Another thing to be prepared for, one that is not directly related to office hours, per se, but that involves unpaid demands on your time, is that many private schools will cajole the more attractive, younger or professional looking teachers to participate in TV shows, commercials, educational programs, voice-over's, and other promotional media events. These "wonderful opportunities" (only made available, you know, to a few special and favored teachers... wink, wink) are virtually never paid for. The school owners bank on the fact that as most foreign teachers seem to so highly relish the chance to have their "15 minutes of fame," they will never once raise the question of compensation for what can turn out to be hours of their time. You will have to decide for yourself if providing your free time on your day off to participate in promotional media events and photo shoots—to be used for as many weeks, months or years as the owner cares to—without compensation of any kind, makes you a star or a fool.
Having written this, we do think there is a difference between cooperating with a school's need to promote their business and allowing yourself to be exploited. It is customary for schools to ask to take and use your photo for display inside the school as well as in advertising campaigns. Virtually all foreign teachers readily agree to this, as it doesn't involve a significant investment of their time.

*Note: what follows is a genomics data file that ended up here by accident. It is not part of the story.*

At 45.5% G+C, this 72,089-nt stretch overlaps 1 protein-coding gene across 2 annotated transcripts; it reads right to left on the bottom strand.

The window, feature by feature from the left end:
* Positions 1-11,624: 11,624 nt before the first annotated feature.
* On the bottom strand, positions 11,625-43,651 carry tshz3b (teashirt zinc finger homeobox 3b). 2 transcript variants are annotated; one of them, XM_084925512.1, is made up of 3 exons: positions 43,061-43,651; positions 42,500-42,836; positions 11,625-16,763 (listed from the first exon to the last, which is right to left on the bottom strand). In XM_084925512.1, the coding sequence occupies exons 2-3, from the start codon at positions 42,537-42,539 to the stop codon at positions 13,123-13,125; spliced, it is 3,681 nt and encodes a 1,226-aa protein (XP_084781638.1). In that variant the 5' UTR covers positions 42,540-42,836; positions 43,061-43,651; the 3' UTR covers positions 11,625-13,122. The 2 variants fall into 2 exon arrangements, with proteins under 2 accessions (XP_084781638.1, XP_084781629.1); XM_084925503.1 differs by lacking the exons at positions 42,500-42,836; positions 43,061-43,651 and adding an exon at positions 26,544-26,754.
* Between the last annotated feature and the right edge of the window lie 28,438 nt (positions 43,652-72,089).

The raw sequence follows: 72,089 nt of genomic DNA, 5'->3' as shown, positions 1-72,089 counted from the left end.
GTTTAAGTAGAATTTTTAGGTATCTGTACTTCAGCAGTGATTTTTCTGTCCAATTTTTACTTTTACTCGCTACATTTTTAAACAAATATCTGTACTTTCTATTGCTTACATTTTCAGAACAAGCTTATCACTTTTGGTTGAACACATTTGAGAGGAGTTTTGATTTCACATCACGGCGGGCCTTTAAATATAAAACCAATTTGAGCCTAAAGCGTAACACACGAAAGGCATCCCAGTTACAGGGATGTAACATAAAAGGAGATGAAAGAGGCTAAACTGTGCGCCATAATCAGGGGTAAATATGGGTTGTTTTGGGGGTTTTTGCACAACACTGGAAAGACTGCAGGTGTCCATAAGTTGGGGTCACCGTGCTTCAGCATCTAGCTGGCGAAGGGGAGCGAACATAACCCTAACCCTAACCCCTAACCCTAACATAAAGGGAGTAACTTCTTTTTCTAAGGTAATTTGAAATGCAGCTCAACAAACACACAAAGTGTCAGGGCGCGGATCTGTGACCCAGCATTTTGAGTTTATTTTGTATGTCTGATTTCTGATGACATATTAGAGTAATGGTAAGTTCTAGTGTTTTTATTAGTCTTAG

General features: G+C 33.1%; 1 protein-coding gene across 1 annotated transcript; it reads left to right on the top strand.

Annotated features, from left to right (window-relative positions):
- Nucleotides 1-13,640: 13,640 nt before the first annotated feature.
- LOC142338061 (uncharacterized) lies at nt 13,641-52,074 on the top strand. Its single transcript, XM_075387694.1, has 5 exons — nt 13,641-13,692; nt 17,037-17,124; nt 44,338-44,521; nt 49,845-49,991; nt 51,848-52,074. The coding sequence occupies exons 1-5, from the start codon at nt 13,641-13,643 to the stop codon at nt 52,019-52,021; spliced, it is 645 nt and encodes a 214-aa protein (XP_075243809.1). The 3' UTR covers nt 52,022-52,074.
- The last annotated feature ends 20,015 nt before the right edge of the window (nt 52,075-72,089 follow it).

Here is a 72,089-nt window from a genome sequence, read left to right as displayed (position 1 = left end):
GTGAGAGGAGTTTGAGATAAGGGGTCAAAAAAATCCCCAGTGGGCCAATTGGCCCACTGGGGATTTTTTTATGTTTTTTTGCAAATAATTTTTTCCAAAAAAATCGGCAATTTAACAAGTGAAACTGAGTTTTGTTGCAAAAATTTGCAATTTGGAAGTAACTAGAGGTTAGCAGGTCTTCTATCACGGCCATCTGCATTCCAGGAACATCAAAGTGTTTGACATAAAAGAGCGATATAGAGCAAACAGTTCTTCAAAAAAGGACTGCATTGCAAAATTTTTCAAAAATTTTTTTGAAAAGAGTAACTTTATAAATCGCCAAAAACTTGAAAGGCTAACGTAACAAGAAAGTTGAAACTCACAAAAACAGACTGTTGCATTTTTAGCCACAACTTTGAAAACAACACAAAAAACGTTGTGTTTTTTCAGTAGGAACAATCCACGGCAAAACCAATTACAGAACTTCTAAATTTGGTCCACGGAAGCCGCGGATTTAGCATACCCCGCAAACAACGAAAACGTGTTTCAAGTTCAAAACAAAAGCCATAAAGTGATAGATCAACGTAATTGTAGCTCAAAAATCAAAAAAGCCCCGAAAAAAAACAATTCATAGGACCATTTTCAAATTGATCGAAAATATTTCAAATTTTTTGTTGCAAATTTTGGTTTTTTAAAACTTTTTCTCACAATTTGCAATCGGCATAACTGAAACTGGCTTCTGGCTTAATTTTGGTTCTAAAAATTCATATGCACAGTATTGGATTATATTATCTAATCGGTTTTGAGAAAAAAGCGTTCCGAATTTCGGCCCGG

The Honor of Your Presence is
Finally, virtually all local and provincial governments sponsor various holiday celebrations and banquets to which foreign teachers are invited. Your attendance is greatly appreciated—and may even be required for those working at public schools and universities—as it gives both the school and the government considerable face. In addition, foreign experts who have been imposed upon for low-paid or free services by higher-ranking government officials (associate director and above), such as for copy editing, private tutoring, and voice-over's, etc., will typically be seated at the head (#1) table along with the highest-ranking officials as an expression of appreciation and a form of compensation.
One phenomenon you should be prepared for in China, especially if you are tone-deaf or a little shy, is that foreign teachers are often expected to participate in some type of social activity during these events that often involves singing or making speeches (during which time you will praise the glory of the school, its leaders, and China). Sometimes this amounts to the "performing White monkey syndrome" while, at other times, inviting your participation is a truly genuine way of including you along with the Chinese as a valued colleague. You will have to evaluate each occasion on its own merit and decide for yourself if, in reality, all you are being asked to do is sing for your supper.
Notwithstanding this one caveat, many foreigners actually enjoy participating in these social functions as it affords them the opportunity to meet and network with other foreigners as well as government officials. Proper business attire is required, so it is strongly advised that you bring along suitable clothing for such occasions.